That climate in Germany is much milder than we get and cold morning starts just about every day there.
That would get old after awhile.
I do not have a choke but in the cooler months I will twist out my Idle mixture screws to compensate.
I did have some cold blooded motorcycles though the worst offender was a 1979 LTD 400 Kawasaki.
Indeed the climate is milder and wetter than what I experienced in the US.
One reason is, German legislation doesn't "like it" if you let your car idle to warm up.
But the main reason is, I have a steep curved driveway, and the back porch of my neighbor in direct line of sight. And he hates the car, me and my family.
And with a working choke, I have the option to crank it, and drive just out of the driveway and down street and off I am.
But still, I would have to get the car back together and running anyway
No offense, but you seem to be new at this, but I'll put my 2 cents in on your choke question at end of my post.
If you are going to anything inside a Q-jet, I advise anybody to get a copy of "Rochester Carburetors" by Doug Roe. ISBN 0-912656-10-7 ,if you can find it. He was the Q-jet master, and most of the book is that, he worked at Rochester before becoming a racing champion. Q-jet can be made to do things with any manifold no other carb can, esp. if you have the right one with all features. Some even had a factory altitude compensator bellows built-in! (see picture RED arrow, there's just a plastic fill piece here if that feature is not there.) I live in flatland, so I don't care.
I like the model with the "part-throttle compensator adjustment" (BLUE arrow), which can be adjusted with needle nose pliers with NO disassembly. It adjusts at what load the primary rods will lift up to increase primary jet flow. Very nice, and not even in the book!
Anytime I changed ANYTHING at all from stock with anything affecting the performance, even the car's muffler, I had to change something in the "carbie" to compensate. For any brand of carb, you need a collection of jets, jet-rods, intake needle/seats,etc., and to willing to do timing trials as well to optimize.
DO NOT use this carb as is, like the other postings said, it obviously has been apart a number of times, and the grime tells us not recently. It needs a nice long bath in a pot of carb cleaner and a rebuild kit with all new gaskets. Since the seller went to a POS Holley, it's likely he went through this item and made multiple changes, possible breaking something before giving up on it. I've broken things when making multiple tuning changes, and have a few extra Q-jets for spare parts if I get careless. Use spring lock washers under the front large bolt hold downs to prevent damage and over-tightening.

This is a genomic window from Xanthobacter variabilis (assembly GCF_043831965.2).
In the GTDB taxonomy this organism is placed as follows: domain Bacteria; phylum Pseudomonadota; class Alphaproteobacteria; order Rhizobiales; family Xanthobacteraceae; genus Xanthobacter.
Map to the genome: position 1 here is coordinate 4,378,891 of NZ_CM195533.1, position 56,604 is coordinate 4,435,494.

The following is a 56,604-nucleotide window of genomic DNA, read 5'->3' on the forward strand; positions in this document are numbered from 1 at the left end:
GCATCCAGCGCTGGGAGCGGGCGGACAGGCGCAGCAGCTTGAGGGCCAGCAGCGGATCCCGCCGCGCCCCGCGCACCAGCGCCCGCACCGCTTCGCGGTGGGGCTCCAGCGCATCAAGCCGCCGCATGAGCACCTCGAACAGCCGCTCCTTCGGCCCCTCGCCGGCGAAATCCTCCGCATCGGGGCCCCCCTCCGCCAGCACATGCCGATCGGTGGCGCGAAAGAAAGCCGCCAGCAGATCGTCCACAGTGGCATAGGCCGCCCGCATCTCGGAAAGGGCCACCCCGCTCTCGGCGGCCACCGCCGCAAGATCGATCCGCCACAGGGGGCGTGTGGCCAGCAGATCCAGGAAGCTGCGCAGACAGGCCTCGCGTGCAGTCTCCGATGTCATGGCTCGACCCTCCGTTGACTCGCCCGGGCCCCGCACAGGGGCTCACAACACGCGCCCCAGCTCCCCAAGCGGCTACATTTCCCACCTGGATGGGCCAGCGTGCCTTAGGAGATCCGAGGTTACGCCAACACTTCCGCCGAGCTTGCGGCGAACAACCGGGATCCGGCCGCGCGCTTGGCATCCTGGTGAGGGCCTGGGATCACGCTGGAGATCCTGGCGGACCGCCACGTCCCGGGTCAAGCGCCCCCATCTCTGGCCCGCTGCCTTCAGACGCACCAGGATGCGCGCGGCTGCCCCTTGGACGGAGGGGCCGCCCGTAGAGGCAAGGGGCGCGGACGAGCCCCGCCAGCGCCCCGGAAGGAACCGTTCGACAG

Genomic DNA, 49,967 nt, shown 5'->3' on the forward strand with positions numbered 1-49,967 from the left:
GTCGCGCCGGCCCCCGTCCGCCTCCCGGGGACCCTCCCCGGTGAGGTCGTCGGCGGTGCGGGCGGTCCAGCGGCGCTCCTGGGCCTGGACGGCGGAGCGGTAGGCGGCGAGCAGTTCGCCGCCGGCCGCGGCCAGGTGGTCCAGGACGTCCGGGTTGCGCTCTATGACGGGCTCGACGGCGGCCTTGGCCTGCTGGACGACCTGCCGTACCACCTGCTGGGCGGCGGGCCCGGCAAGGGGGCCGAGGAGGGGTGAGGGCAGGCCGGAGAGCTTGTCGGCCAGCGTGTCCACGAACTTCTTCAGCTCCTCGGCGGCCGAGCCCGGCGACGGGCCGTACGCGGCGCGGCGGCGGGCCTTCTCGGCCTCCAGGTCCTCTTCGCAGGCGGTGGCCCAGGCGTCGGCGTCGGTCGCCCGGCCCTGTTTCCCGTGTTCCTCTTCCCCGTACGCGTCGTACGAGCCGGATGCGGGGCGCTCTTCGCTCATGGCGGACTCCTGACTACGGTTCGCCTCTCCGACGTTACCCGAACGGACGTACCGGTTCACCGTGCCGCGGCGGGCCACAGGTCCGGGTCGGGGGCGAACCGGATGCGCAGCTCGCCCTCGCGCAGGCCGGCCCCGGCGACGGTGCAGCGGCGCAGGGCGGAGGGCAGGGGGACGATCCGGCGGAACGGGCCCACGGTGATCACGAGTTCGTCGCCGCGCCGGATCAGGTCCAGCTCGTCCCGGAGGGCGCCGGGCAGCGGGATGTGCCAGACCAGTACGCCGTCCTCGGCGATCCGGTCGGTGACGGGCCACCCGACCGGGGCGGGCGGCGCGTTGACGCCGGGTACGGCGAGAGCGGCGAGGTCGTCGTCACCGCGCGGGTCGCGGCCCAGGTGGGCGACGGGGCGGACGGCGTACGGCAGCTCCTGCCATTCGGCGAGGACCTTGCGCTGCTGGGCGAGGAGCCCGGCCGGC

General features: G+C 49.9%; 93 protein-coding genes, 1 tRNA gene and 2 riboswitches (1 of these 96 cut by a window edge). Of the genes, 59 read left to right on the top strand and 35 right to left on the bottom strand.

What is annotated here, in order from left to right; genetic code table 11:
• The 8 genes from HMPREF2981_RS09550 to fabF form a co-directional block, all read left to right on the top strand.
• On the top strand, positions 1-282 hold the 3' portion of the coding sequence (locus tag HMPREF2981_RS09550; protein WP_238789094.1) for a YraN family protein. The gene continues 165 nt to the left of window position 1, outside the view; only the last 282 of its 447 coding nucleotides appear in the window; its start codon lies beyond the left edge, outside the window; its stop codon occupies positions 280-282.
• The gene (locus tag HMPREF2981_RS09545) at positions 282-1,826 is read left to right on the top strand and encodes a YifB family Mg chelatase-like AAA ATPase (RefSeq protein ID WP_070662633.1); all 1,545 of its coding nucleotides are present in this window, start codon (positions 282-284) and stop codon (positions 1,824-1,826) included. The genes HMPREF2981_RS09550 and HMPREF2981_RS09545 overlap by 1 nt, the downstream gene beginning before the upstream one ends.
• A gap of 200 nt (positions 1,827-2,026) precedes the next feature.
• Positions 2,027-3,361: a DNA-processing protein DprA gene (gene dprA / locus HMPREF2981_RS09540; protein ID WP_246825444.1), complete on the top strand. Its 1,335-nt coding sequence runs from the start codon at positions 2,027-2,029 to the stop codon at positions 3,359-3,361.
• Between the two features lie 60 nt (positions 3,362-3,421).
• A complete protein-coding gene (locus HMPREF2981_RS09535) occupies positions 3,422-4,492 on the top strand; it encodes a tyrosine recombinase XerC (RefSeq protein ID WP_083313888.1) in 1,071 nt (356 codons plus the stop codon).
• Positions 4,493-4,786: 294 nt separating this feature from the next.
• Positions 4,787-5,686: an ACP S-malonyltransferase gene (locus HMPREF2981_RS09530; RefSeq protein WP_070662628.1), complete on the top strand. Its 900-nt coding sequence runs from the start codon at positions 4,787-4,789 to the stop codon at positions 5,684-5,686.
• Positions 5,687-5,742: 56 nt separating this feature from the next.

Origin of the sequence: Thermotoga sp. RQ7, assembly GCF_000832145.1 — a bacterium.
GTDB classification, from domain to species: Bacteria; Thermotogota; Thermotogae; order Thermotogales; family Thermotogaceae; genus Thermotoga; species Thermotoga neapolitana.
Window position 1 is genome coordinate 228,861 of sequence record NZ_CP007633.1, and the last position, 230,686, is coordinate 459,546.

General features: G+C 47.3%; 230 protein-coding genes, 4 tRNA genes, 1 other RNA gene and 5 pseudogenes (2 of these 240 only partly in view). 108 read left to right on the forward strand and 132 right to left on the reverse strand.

Your last question, yes. I switched to electric choke,I get a quick start, but it's completely off choke within less then a minute. But I've always had it in the deep south, I can't speak for colder climates. Tie the wire to your distributor hot feed and block off the internal vacuum port that pulled the hot air through into the hot air tube connection to keep dirt piling up on the element.
Yes, I am fairly new at this, especially considering Qjets.
The PO had installed a Holley DP - IIRC 4150 - and left most things unattached. It ran, but not what I would call good.
Than years past I'm in the process of restoring it kinda original.
And yes, I bought that carb and if I am lucky I can test it on a car that already has a Qjet and is running fine next weekend. Have to drive 2 hours to his place, but hey - no pain no gain
Ordered a rebuild kit and a choke conversion online.
But as live is, I kinda have to fix my daily driver before I can think of tinkering with the carb. And than again, maybe I should have a gas tank or fuel lines in the Camaro before I do anything else
Could someone post some close up pics of how the TH350 and throttle cable are hooked up? And if possible what kind of clips etc. they are?
Thanks in advance
A bit off topic, but I remember my '72 Corvette with a Quadrajet I had two different choke rods..a "summer" rod and a "winter" rod of different lengths. I never could get a single rod to work perfectly right in both temperature extremes. The summer rod would go off choke too quick in the winter and the winter rod would stay on choke too long in the summer. I could change it out in like a minute so it was no big deal. I tried all combinations of the bimetal spring and rod lengths etc. Verified the heat riser was working and even changed that out.